In the book “Religious Leaders and Faith-Based Politics“ (2001), the chapter dedicated to Fr. Hehir (which drew on personal interviews with Fr. Hehir and longtime observers of his work) mentions his “considerable” role played while at the National Conference of Catholic Bishops in changing the public policy focus for U.S. bishops starting in 1983. Fr. Hehir’s influence moved the bishops from an almost exclusive focus on opposing abortion to a broader “consistent ethic of life” (also known as “seamless garment”) approach where abortion was dealt with in conjunction with other threats to life and human well-being like poverty and nuclear war. Fr. Hehir’s rationale cited in this particular book was that he believed:

      “First, that the abortion issue did not exhaust the richest of Church social teaching…Second, that the credibility and effectiveness of the Church’s teaching on abortion would actually be enhanced rather than diminished by placing it in the context of a broader social agenda.”

      How does Hehir influence these outcomes? See here on p.212:

      http://books.google.com/books?id=2q_BcMAQpM8C&pg=PA219&dq=Religious+Leaders+and+Faith-Based+Politics+hehir&hl=en&ei=z1PWTe2xIYfx0gHct_W0Bw&sa=X&oi=book_result&ct=result&resnum=1&ved=0CCoQ6AEwAA#v=onepage&q=Religious%20Leaders%20and%20Faith-Based%20Politics%20hehir&f=false

      “he supplied the conceptual framework, in terms of which the discussion takes place. This enabled him to define the relevant issues for the rest of the committee members. And of course, to define the issues is to define the outcome.”

      Though Hehir’s motivation was described several years earlier by a different author as a “concern that strict application of Catholic sexual mores in public policy would cost the Church valuable allies” (Changing Witness: Catholic Bishops and Public Policy, Warner: 1996; foreward by George Weigel), regardless of Fr. Hehir’s rationale, history would show that he was still wrong. The 2001 book acknowledges (p. 215) that the effect of Hehir’s recommendations on public policy had “proved quite minimal,” and as of the time of the book’s publishing, the ‘consistent ethic of life’ had not yet succeeded in diminishing public support for abortion. Besides that, leading opponents of abortion within the hierarchy such as Cardinal O’Connor feared:

      “that pro-choice Catholic politicians would point to their support for other elements of the Church’s social agenda as a way of deflecting criticism of their pro-choice position–a fear, that, as it turned out, proved well-founded.”

      So, Fr. Hehir’s influence which broadened the bishops’ focus from abortion to a range of other lesser issues did NOT enhance the effectiveness of the Church’s teaching on abortion at all, as we’re told in one book he believed and recommended at the time. The chapter in the 2001 book also notes Fr. Hehir’s “crucially important” and “principal influence” roles in the Bishops’ peace and economic pastorals. Both of them were intended to make a significant impact on public policy. In the end, the impact is described as “utterly negligible.”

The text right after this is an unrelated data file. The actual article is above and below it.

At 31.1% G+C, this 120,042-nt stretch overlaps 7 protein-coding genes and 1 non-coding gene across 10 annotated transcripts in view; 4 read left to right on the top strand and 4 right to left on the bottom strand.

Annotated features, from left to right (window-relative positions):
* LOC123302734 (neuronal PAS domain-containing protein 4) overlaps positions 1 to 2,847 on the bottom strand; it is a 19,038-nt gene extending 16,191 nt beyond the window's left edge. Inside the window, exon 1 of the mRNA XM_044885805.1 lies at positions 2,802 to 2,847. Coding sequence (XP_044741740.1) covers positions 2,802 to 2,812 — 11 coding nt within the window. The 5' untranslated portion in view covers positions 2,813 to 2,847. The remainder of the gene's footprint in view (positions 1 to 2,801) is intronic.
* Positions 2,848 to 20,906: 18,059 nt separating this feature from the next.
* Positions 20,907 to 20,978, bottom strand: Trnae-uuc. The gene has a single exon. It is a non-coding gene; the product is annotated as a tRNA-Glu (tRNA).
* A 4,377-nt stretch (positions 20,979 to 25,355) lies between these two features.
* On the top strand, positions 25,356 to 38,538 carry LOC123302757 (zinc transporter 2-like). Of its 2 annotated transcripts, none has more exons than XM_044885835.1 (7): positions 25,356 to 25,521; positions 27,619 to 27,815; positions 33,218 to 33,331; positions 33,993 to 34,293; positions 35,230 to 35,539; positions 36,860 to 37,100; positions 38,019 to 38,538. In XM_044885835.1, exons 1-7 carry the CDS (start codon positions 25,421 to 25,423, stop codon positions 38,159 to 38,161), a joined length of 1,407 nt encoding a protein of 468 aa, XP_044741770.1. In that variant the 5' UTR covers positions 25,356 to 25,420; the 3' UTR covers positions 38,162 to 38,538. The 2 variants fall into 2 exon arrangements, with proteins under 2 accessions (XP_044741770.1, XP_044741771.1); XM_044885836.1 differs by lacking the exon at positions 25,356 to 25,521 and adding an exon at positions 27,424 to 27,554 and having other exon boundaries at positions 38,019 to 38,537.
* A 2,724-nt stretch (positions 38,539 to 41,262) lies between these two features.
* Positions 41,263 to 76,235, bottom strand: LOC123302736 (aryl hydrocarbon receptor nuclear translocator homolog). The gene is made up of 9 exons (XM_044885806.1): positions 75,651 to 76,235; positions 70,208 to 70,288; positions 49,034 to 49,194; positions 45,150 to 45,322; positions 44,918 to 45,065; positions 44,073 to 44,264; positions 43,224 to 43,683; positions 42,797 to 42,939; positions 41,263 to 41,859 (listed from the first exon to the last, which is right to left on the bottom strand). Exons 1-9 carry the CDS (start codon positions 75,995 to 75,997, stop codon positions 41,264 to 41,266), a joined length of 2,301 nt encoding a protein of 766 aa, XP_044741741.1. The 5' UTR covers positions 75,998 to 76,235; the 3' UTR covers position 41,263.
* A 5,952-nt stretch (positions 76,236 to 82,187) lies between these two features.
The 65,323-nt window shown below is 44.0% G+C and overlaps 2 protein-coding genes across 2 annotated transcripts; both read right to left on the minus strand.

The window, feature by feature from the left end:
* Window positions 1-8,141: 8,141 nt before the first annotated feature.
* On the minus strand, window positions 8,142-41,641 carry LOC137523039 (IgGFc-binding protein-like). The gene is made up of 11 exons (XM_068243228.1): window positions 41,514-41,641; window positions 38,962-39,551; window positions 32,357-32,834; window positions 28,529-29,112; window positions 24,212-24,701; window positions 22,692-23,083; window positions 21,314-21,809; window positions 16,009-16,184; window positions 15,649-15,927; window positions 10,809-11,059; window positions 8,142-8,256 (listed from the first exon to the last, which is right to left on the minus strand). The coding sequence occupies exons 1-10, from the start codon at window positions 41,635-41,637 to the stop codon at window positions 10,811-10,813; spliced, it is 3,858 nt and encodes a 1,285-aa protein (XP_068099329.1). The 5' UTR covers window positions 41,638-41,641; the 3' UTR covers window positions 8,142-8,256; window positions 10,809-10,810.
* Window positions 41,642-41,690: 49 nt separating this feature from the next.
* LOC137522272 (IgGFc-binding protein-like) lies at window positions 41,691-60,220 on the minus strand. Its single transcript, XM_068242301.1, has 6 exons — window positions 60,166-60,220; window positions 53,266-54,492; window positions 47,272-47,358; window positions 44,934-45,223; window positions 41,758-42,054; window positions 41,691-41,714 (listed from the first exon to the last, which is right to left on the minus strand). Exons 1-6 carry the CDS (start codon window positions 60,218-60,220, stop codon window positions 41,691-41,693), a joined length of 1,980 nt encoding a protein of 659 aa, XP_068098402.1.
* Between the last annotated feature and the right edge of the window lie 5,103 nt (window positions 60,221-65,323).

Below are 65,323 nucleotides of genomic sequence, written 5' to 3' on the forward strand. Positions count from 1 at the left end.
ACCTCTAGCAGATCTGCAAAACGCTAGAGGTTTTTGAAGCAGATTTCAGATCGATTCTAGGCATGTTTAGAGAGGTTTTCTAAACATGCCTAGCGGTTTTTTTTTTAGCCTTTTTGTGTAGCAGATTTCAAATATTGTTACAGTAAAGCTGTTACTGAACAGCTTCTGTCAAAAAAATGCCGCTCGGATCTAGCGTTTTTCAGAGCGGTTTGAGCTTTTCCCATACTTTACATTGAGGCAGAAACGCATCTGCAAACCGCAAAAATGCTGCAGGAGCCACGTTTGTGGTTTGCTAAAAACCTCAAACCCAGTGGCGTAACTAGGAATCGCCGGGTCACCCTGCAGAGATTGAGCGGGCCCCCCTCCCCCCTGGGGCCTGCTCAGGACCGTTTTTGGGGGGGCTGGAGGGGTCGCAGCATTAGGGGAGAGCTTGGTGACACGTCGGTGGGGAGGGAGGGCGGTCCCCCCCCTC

What Bryan will do is gum everything up like he did at the USCCB saying we need to embrace the “full range of Catholic social teaching,” we have to compromise, we can’t alienate our allies on Beacon Hill (of whom we have few if any remaining anyway), and we can’t solve the problem of abortion in our lifetime, so don’t bother trying. Sean capitulates.

      And they keep Jack Connors because he raises money, would create negative PR for the Chancery if cast off, and Bryan Hehir points to Connors’ support for Catholic schools and other elements of the Church’s social agenda as a way to deflect criticism from his support for pro-abort pols like Obama and Martha. Meanwhile, the babies keep getting killed and the women continue to suffer from the root causes described by OO.

      • BCI realizes that our original post opened the door to comments about Fr. Bryan Hehir But since our main topic at hand is the situation of Jack Connors’ continuing involvement with governance of the archdiocese and the abdication of leadership by the Cardinal, we would ask that further comments on this thread focus on those fundamental issues.

        We will return to our main fare of deception, corruption and failed governance at 66 Brooks next post.

      • Former Employee says:

        When mentioning the Liberals you forgot Ted Hesbergh former head of Notre Dame and the Rockefeller Insitute (think Eugenics through Abortion) who just happens to be being honor by Catholic Charities…I bet we see a picture of him with O’Malley on the Blog and in the Pilot.